Animals as Actors - Performances for Pets by Krõõt Juurak and Alex Bailey
Since the 1960s living animals have been part of art works and emerge especially in the context of performances. In 1963, Carolee Schneemann worked for Eye Body with a snake, in 1964 Robert Rauschenberg included in Elgien Tie a cow into his performance, and in 1974 Joseph Beuys spent some days with a coyote called Little John for his most famous performance I like America and America likes me in the gallery René Block in New York.
A special position within this tradition is taken up by the Performances for Pets by Krõõt Juurak and Alex Bailey that have been performed by the artists since 2014. Designed for house-hold pets, especially cats and dogs, these performances take place in the usual habitats of the recipient: in the apartment, the house or at another desired location by the animals (for instance a park). The artists deliberately did not choose a staged room, a theater stage or the context of an exhibition, but leave these spaces behind to move closer to the world of domestic animals. Although viewers from the immediate environment of the animals can take part in the performance they are not explicitly addressed, since the performances apply only to the pets.
The performances develop from the special relationship between the animals and the human beings who respond to and communicate with each other to create an interaction. Through gestures, facial expressions, sounds, and the use of props the pets are addressed directly. By performing mostly on all fours the artists pick up the various movements of the animals to approach their perspective. This is a form of becoming-animal of the human being, based on the precise exploration of the animals' physicality: crawling, sneaking, settling down, laying.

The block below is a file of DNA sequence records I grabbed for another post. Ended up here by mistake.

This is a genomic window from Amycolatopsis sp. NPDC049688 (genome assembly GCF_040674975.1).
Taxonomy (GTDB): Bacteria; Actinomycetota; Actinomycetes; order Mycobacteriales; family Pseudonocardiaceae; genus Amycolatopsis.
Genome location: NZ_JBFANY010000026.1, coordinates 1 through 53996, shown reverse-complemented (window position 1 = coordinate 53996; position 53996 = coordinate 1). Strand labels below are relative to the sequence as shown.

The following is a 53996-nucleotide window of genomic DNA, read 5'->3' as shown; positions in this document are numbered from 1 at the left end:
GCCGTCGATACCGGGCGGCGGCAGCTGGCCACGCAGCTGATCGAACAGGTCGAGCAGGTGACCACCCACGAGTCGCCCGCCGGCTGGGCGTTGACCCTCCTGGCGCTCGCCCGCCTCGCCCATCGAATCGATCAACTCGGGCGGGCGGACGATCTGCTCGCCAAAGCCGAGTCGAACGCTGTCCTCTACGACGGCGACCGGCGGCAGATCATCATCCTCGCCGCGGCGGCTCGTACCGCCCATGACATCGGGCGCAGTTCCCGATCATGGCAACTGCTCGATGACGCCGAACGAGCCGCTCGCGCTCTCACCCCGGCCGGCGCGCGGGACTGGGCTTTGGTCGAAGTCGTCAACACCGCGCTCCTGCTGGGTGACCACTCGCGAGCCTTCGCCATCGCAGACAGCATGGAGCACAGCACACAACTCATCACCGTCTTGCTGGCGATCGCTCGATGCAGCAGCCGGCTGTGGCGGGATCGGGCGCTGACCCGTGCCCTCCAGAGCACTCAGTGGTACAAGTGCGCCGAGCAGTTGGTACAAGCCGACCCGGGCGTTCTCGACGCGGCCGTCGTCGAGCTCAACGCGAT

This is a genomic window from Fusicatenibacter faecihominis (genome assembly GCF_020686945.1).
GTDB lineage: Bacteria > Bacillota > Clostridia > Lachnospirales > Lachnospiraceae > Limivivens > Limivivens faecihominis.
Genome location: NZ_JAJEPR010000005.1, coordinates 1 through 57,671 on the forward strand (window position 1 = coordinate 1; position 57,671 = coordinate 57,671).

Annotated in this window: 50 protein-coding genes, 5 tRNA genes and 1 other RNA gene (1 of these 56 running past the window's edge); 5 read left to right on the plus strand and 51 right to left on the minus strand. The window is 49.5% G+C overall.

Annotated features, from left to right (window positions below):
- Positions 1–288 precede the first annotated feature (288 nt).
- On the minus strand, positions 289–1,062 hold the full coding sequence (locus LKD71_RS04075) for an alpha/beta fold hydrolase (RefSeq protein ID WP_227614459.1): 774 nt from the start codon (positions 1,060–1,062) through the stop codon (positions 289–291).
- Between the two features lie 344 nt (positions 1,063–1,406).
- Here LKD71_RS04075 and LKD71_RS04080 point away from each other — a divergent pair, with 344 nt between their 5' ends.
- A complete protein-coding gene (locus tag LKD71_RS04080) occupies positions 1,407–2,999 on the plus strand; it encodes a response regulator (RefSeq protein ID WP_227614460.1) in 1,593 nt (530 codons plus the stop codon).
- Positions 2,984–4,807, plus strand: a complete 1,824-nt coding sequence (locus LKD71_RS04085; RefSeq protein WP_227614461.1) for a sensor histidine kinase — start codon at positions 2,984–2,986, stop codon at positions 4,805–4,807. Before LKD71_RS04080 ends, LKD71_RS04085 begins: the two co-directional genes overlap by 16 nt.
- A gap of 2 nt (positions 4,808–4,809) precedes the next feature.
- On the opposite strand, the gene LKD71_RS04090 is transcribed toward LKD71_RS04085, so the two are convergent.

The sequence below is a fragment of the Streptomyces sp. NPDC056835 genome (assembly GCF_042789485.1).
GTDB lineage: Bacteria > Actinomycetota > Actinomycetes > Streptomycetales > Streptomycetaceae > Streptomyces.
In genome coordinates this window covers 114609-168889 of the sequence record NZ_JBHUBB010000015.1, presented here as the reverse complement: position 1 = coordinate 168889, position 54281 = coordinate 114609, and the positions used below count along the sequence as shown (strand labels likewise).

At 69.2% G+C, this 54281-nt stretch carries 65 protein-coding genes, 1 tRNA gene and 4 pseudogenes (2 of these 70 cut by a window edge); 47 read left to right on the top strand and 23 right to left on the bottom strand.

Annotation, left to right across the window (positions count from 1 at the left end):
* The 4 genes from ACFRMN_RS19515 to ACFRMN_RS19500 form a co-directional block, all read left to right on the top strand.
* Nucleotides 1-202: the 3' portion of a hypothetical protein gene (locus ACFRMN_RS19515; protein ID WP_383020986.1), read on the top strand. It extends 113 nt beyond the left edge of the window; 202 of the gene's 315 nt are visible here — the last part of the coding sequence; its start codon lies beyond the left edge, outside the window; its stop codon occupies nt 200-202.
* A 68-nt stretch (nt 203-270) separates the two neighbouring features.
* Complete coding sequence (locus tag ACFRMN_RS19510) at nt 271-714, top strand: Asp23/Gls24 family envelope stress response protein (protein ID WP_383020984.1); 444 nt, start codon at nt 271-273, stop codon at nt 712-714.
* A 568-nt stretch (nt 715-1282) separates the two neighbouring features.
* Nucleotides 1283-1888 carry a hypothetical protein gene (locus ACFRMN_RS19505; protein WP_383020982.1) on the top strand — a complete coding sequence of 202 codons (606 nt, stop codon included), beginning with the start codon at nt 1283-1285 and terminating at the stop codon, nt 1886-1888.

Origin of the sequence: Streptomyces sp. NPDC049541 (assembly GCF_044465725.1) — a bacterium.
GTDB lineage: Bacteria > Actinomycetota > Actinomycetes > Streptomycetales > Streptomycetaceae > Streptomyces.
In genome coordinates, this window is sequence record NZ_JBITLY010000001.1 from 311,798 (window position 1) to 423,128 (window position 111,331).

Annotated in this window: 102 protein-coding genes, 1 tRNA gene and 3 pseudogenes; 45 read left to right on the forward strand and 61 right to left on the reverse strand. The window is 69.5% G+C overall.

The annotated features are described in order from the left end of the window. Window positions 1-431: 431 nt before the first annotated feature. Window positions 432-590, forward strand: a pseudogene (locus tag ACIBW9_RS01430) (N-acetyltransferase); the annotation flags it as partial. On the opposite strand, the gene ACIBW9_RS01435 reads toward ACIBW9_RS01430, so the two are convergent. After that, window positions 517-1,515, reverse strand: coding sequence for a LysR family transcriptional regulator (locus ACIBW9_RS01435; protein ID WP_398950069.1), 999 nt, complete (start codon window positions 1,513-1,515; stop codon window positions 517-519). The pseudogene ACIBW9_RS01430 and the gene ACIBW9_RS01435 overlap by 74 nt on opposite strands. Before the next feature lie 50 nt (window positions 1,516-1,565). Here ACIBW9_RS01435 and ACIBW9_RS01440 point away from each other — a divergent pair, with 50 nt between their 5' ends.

However, the process of the performances is determined mainly by the individual characteristics of the animals (age, gender, preferences, fears and need for movement) and their actions. The human performers must respond to these specifications as the animals define the rhythm of the performance with their movements and presence. Therefore, the performance is a direct, unpredictable and open-ended form of communication between humans and animals. Despite recurring elements, improvisation is still a necessary part of the performance. The performance itself has to be seen as an offer which the animals can also decline.
Not only the place of the performances, the home of the animals, here is particular but also the way in which the human-animal relationship and the connection between production and reception is renegotiated. In Performances for Pets the pets are recipients, that are addressed by the performance and thus break a centuries-long tradition where trained animals had to entertain people. Exploited animals that were given away as toys. Here, however, the pets are the audience for whom cultural offerings are created. Not only food and shelter is provided but also entertainment formats are developed for them.
At the same time the performances also make clear that the animals are not mere recipients. The pets are actors who perform naturally out of themselves without being trained. They act by their specific body movements and sounds to appropriate the space, so that the apartment becomes a stage. With these performances the pets perform, as many artists do, a form of immaterial labor, which is often not appreciated by the owners, invisible and being reappraised here.
Performances for Pets is an interspecies collaboration that brings together human and animal performers. The pets are freed from a purely pictorial function. They are not just extras, but included as active collaborators in the performance. The pets therefore take up a constituent role to create the art work in interacting with the artists who initiated the performances.
Here the animals are not anonymous representatives of a particular species, but are made visible as subjects with specific characteristics. As individuals that are active protagonists capable of making situational decisions in their environment and thus act autonomously. The human performers fade into the background and put the animals in the center of the performance.